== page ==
Now, your questions

Donald (New York): Will witnesses such as Don McGahn who have refused to testify in the House finally be compelled to testify?

A federal district court judge ruled last week that the House’s subpoena on McGahn is valid and enforceable, rejecting the White House’s argument that executive branch officials are “absolutely immune” from compelled Congressional testimony. The judge pointedly noted that “Presidents are not kings” and that the White House’s concept of “absolute immunity” is “a fiction.”

The case is not over. McGahn already has appealed, and oral argument will be heard in the court of appeals on January 3. After that court rules, the losing party almost certainly will seek review in the Supreme Court, which may or may not agree to take the case. Either way, we likely will not have a final ruling until February 2020 at the absolute earliest. The question is whether House Democrats can afford to wait that long, given the pressing timetable for impeachment.

The McGahn ruling is particularly important because it seems to apply to other witnesses who have declined to testify: White House Chief of Staff Mick Mulvaney, former National Security Adviser John Bolton and Secretary of State Mike Pompeo. But if Republicans are intent to run out the clock, they still can challenge subpoenas to these witnesses by arguing they are somehow materially distinguishable from McGahn. Those arguments do not seem to hold much merit, but they could do the trick of bogging cases down in court and running out the clock.

Armando (California): Are Trump’s lawyers allowed to attend House impeachment hearings this week, and if so, do you think Trump will choose to have them participate?

Under House Resolution 660, Trump does have the right to be represented by attorneys at upcoming House Judiciary Committee proceedings, including Wednesday’s hearing on “Constitutional Grounds for Presidential Impeachment.”

However, after months of complaining that impeachment is “an illegitimate sham partisan process,” Trump has opted to sit out this week’s hearing (reserving his right to send attorneys to later Judiciary Committee proceedings). The strategy appears to be that, if Trump did send his attorneys, he would be expected to mount some substantive defense, whereas it might rally Trump’s supporters to wave the flag and cry procedural foul. The decision not to engage on the facts and substantive merits is consistent with Trump’s tendency thus far to steer public attention away from the actual evidence and towards his claims of victimization.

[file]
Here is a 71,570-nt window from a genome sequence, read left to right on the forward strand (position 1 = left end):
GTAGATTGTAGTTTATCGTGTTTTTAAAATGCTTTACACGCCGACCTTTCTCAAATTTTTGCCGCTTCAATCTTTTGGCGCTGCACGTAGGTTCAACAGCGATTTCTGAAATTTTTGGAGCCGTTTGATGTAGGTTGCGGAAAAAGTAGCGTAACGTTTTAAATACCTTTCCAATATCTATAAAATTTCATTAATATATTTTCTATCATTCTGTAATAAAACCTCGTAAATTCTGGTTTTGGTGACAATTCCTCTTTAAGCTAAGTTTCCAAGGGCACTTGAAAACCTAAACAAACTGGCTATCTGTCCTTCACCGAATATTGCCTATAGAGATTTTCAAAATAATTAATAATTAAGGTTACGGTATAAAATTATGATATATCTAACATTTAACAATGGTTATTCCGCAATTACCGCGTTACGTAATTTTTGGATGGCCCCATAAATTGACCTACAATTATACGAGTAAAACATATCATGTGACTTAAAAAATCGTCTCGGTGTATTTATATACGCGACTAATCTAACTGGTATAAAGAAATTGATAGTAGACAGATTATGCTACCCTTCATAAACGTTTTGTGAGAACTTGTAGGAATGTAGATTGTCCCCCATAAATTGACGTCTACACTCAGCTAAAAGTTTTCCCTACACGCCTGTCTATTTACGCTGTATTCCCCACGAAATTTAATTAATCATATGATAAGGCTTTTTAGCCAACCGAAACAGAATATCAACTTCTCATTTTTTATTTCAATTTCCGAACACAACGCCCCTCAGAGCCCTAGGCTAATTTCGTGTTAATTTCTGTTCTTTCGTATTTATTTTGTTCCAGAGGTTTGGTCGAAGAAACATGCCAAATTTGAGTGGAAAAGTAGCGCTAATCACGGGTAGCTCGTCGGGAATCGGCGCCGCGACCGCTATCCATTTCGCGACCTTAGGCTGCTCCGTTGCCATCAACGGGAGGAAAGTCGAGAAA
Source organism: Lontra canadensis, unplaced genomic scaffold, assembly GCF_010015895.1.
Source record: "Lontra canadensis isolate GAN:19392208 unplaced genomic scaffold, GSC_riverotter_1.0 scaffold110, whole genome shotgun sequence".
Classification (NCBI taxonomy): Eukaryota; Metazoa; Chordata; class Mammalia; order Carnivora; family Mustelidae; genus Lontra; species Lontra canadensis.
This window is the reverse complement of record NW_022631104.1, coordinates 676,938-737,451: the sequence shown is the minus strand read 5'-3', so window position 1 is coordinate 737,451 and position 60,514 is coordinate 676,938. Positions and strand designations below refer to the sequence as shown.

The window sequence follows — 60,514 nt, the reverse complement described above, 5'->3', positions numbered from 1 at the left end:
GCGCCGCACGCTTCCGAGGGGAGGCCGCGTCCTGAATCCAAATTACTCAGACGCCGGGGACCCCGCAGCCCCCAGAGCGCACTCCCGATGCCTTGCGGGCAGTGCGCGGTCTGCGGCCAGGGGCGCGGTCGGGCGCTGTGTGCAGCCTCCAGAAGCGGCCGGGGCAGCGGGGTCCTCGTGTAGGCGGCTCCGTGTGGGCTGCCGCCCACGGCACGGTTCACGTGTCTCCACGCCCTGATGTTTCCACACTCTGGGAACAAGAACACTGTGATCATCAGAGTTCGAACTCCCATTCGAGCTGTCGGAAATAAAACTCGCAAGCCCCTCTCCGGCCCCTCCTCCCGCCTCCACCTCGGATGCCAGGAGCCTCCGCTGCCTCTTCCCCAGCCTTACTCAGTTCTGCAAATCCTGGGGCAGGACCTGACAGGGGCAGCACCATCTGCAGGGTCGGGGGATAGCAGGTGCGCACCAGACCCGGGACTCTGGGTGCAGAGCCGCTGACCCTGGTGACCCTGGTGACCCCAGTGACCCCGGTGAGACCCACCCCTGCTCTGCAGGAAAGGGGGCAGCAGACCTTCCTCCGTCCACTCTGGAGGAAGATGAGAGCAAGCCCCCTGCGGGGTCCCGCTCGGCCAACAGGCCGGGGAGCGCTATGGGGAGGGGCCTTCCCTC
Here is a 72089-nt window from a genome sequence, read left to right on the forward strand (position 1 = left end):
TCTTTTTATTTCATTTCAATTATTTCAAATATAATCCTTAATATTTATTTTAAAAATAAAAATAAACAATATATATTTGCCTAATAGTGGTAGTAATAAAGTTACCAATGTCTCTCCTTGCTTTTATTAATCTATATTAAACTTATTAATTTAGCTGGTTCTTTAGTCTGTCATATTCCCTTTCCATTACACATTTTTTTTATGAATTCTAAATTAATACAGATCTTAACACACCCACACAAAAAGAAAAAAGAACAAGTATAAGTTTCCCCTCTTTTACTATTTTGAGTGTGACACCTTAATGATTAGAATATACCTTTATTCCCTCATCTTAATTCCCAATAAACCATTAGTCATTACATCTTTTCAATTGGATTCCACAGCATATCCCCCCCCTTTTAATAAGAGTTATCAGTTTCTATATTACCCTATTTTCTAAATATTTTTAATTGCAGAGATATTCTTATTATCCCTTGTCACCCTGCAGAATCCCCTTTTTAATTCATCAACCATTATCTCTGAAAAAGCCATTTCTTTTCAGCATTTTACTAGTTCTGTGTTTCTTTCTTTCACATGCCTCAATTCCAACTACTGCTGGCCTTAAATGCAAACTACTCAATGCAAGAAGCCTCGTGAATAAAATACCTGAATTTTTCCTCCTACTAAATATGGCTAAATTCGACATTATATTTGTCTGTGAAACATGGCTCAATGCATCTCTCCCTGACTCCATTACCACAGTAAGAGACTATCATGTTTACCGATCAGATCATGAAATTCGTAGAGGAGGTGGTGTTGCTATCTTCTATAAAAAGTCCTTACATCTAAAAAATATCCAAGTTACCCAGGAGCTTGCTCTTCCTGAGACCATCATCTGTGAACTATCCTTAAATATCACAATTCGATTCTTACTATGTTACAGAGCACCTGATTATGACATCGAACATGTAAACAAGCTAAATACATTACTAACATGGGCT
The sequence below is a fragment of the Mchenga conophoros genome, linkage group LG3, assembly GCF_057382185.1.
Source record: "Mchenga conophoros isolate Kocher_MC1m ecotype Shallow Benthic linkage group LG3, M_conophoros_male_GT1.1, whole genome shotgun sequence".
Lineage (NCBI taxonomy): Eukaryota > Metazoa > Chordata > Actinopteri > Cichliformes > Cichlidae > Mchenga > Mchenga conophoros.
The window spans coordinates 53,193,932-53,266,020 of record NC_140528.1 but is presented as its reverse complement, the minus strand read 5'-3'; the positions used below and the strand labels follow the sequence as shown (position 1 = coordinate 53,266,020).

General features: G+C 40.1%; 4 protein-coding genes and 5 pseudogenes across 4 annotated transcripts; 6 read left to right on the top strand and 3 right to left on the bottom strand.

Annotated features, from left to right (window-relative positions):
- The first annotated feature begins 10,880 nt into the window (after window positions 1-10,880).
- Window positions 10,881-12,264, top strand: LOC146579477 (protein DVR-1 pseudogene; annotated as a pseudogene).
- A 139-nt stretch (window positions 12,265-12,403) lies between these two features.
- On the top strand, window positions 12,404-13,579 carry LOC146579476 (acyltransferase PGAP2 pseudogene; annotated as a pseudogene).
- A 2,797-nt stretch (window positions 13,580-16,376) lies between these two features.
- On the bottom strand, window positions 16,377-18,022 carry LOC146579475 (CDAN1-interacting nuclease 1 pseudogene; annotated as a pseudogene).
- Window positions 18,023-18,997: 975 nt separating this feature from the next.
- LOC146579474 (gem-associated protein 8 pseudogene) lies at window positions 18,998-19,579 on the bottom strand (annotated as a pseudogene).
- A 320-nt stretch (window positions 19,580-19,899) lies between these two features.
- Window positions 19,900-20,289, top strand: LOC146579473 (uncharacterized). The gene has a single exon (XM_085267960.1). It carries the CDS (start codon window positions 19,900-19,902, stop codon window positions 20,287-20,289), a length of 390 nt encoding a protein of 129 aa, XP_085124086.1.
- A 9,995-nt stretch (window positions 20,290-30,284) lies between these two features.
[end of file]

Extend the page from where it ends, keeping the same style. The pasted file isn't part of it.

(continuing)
John (Canada): Assuming the House does not impeach or the Senate does not convict, can either still censure the President?

Yes, either the House or Senate can censure – formally reprimand – the President. The Constitution does not specifically provide for censure but either house of Congress has the ability to censure the President or other officials by a majority vote. The Senate has formally reprimanded a president only once – Andrew Jackson in 1834, over a dispute about the Bank of the United States; Jackson’s own Democratic party later expunged the reprimand in 1837 when it took control of the Senate. The House has reprimanded various officials but never a president.

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    It seems unlikely that either party would pursue censure if impeachment or removal fail in the House or Senate, respectively. Republicans would have little interest in censuring a President of their own party (though it could provide cover for those who have stated Trump’s conduct was bad but not impeachable). Democrats could seek censure as a last resort, but likely would be reluctant to pursue a purely symbolic consolation prize.

    Three questions to watch this week:

    Will Articles of Impeachment take shape, and will they include obstruction of Congress (based on Trump’s withholding of documents and blocking of witnesses) or obstruction of justice (based on Robert Mueller’s Russia investigation)?

    Will Trump decide to have his legal team participate in the remainder of House Judiciary impeachment hearings?

    Will a federal judge place a long-term hold on her ruling requiring former White House counsel Don McGahn to testify, pending completion of McGahn’s appeal?